Two down, 10,000 to go

If you want a fat-laden, rain forest-chomping McBurger, you still won’t be able to get it in the International District, thanks to a valiant culinary defense mounted by an alliance of community groups led by the Interim Community Development Association. Interim, an advocacy group that develops affordable housing in the ID, and others recently mounted a successful drive opposing the location of a new McDonald’s franchise at Fifth and Jackson, in a prime spot across from Paul Allen’s new Union Station development and close to the two new publicly financed stadiums.

McDonald’s executives announced last week that they wouldn’t pursue the new location. According to McDonald’s regional real estate manager Donald Becka, the company questioned its “ability to be successful there both immediately and well into the future. There is a fair amount of dissent. . . .”

This isn’t a new battle; community activists heatedly opposed the construction of the Kingdome in the 1970s on the grounds it would destroy the unique character of the ID. It didn’t, and now McDonald’s won’t.

According to lead organizer Lydia Cabasco, Interim met with McDonald’s executives in February, presenting community concerns and petitions. The main concern was gentrification, both financial and cultural. Financially, the booming development at the west end of the International District, where the city is pushing the stadiums and Paul Allen’s office and exhibition hall complex, threatens to drive small, mom-and-pop business owners to ruin. Culturally, McDonald’s represents corporate monoculture running out local flavors.

Cabasco picks up the story: “There was a meeting on May 16 with McDonald’s, business owners, residents, and the International District Housing Alliance. There were no negotiations, just letting them know that we didn’t want them and that there was a broad base of opposition.

“We just let them know that by any means necessary—direct action, boycott, pickets—[we would do] whatever it would take to keep them out of our neighborhood. We wanted a commitment in writing that McDonald’s wouldn’t locate there or anywhere in the International District.”

A rally on June 22, the same day that McDonald’s announced they were pulling out, drew at least 100 people. Protesters gathered outside the McDonald’s at Third and Pine, a prime example, Cabasco claims, of the neighborhood impact of the franchise that ID activists wanted to avoid. Even then, the news of Mickey D’s departure from Fifth and Jackson was greeted skeptically. “They’ve been disrespectful,” said Cabasco. “They haven’t contacted us personally at all.”

Property owner Michael Chu, who activists have pledged to help find a different tenant, is angry about the activism, claiming that many of the petition-signers lived and worked outside the International District.

According to a Seattle Times article, “Chu and Becka said the McDonald’s exposed a divide in the community between those who insist on tradition and those who can accept change.” This, of course, is subtle editorializing by the Times. Change isn’t the issue; it’s constant and inevitable. What’s at stake is the type of change to be embraced.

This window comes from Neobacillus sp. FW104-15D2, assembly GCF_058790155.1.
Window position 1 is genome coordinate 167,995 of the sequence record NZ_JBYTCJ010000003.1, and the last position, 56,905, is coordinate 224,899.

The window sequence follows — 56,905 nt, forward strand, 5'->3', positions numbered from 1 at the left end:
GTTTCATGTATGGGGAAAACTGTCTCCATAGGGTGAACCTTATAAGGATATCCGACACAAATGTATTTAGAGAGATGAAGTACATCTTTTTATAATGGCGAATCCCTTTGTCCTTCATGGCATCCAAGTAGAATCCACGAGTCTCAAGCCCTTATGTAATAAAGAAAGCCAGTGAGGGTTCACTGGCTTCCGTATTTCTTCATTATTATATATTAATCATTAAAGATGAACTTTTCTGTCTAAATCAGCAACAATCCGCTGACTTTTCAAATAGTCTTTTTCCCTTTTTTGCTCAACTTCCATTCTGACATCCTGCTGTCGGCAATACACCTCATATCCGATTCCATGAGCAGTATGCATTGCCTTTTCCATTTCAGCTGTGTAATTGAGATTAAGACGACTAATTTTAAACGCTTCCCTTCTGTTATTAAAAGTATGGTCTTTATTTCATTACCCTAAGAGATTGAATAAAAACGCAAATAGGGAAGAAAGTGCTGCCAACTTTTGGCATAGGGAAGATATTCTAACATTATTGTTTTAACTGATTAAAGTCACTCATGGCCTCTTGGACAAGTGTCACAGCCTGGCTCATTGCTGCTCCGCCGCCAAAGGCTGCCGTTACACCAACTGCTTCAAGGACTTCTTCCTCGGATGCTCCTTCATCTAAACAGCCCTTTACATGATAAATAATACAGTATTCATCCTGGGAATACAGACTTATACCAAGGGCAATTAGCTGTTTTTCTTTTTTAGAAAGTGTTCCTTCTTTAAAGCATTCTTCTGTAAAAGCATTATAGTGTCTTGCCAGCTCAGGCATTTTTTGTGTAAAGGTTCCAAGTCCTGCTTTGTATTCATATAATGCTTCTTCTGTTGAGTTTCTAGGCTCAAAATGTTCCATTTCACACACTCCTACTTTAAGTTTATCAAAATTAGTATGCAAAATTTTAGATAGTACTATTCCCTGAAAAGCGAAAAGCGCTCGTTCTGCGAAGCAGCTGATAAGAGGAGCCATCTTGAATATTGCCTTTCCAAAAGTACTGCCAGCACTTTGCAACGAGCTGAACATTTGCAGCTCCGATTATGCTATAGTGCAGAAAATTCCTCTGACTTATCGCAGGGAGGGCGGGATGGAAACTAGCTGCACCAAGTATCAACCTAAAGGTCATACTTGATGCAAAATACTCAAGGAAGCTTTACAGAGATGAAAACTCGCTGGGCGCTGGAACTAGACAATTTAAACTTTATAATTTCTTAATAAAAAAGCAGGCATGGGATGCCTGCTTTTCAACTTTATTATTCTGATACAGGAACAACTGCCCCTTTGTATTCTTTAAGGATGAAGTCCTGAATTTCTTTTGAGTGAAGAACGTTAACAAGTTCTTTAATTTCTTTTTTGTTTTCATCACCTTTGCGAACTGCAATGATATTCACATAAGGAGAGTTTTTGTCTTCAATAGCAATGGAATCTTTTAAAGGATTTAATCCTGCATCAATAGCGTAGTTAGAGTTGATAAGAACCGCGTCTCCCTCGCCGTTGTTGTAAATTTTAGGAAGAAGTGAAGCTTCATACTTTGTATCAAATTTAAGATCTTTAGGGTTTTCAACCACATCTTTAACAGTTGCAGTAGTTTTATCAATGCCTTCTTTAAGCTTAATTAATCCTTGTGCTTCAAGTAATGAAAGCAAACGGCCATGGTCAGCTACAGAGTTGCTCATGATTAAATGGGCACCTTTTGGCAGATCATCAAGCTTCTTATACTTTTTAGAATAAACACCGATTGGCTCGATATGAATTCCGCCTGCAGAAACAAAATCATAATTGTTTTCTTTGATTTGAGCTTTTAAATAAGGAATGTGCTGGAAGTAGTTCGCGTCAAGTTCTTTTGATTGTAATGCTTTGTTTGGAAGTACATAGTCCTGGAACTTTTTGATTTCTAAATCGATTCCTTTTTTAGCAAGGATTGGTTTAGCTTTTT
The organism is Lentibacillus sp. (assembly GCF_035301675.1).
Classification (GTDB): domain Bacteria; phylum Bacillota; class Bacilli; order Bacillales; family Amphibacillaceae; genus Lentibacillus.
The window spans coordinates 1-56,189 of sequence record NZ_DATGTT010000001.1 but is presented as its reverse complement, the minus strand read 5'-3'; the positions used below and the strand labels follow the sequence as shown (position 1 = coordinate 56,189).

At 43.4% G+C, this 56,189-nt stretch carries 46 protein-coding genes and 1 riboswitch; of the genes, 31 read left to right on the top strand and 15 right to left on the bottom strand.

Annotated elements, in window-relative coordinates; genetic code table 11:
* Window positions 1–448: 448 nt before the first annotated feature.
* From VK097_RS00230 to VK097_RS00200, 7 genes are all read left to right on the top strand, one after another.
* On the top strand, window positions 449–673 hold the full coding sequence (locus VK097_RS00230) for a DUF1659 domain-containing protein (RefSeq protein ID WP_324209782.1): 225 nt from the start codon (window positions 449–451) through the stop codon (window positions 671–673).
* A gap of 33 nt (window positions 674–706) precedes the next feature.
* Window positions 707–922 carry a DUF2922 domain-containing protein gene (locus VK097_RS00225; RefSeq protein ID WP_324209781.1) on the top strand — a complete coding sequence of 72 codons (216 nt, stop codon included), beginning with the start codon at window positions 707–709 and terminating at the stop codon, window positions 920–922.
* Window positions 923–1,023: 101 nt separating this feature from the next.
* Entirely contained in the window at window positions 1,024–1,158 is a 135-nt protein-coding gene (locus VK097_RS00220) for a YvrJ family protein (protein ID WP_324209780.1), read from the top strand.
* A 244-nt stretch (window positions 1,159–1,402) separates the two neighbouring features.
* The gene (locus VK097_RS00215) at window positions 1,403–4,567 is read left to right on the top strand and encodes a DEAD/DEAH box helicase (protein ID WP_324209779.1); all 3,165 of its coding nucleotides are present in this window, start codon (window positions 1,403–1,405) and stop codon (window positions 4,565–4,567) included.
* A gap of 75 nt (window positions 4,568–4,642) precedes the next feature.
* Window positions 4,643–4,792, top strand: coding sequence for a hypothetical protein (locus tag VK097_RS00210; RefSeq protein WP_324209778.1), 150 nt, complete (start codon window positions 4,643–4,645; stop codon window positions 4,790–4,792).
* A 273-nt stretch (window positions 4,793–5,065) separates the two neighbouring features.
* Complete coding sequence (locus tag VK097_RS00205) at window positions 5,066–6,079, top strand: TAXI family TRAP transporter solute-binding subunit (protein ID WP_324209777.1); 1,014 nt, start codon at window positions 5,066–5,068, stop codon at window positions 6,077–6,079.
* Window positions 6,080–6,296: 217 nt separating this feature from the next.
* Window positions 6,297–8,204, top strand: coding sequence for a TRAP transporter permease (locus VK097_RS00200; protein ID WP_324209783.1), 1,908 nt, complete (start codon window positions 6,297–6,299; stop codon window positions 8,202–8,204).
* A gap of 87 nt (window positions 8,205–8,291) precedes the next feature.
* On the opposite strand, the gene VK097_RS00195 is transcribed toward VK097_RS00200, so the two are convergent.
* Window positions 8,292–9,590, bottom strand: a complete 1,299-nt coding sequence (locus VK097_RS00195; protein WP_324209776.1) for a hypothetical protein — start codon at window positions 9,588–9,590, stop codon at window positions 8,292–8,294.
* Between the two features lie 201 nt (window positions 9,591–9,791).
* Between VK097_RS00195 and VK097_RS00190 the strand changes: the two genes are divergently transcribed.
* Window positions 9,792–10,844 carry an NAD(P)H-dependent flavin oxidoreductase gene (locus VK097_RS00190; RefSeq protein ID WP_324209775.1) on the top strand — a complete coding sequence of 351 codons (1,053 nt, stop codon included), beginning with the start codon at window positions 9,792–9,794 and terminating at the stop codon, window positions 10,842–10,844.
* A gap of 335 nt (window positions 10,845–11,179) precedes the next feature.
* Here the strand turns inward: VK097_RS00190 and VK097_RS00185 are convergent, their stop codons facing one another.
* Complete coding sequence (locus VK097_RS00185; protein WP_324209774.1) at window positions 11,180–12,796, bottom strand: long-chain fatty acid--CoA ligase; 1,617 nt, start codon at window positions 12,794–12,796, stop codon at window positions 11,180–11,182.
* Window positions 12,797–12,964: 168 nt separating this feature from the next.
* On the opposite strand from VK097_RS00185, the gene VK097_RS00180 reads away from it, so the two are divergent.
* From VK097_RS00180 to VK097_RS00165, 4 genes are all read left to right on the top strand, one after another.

For better or worse, McDonald’s has come to represent America’s homogenized culture, where mechanically produced fast food made by low-wage service workers defines an approach to the service economy that a whole slew of businesses emulate—and many consumers love. McDonald’s is, after all, extremely popular. That’s a bitter truth for activists like Cabasco, who would rather see a low-key, personalized approach to promotion of our service economy.

Along with the abandonment of the Mickey D location on the Ave in the University District, and a “working class spheroid missile” sent through the window of a Tacoma McDonald’s recently by members of the Anarchist Bowling League, it hasn’t been a good year for bad McNuggets in these parts. Ever since Jose Bove gave away free cheese at last fall’s WTO conference, encouraging profound disrespect for the golden arches has become something of a local past time.

Did somebody say “Yeeccch”?

Extortionate Music Project

What is it with EMP? Aside from being extremely ugly—along with the new library; this seems to be a requirement of modern, edgy architecture in Seattle—the new interactive museum is drawing an unusual amount of free publicity and advertising from the region’s TV stations and newspapers.

That includes Seattle Weekly, although fortunately our article was not the frothing, unquestioning approach championed by the dailies. And how did this quasi-private, money-generating scam come to be housed on public property in the Seattle Center? Allen seems to be able to get anything he wants from a supine city eager to do his bidding; he is quietly remaking two sections of town—Union Station and South Lake Union—in his image, with virtually no public debate or adherence to a neighborhood plan.

Finally, why does it cost 20 bucks—excuse me, $19.95, and I’m sure Allen will miss the extra nickel—to get into EMP? Allen may want to promote the idea that EMP is the equivalent of a concert-going experience, complete with Ticketmaster surcharges, but a ticket price that high ensures that the artists and youth who make the rock ‘n’ roll he is supposedly celebrating can’t afford to get in. Maybe one of the world’s richest men simply wants more money. It’s a shame the city is cooperating in the venture. But then, we’re building a free football stadium for the guy, too, so why shouldn’t he assume that we’re chumps?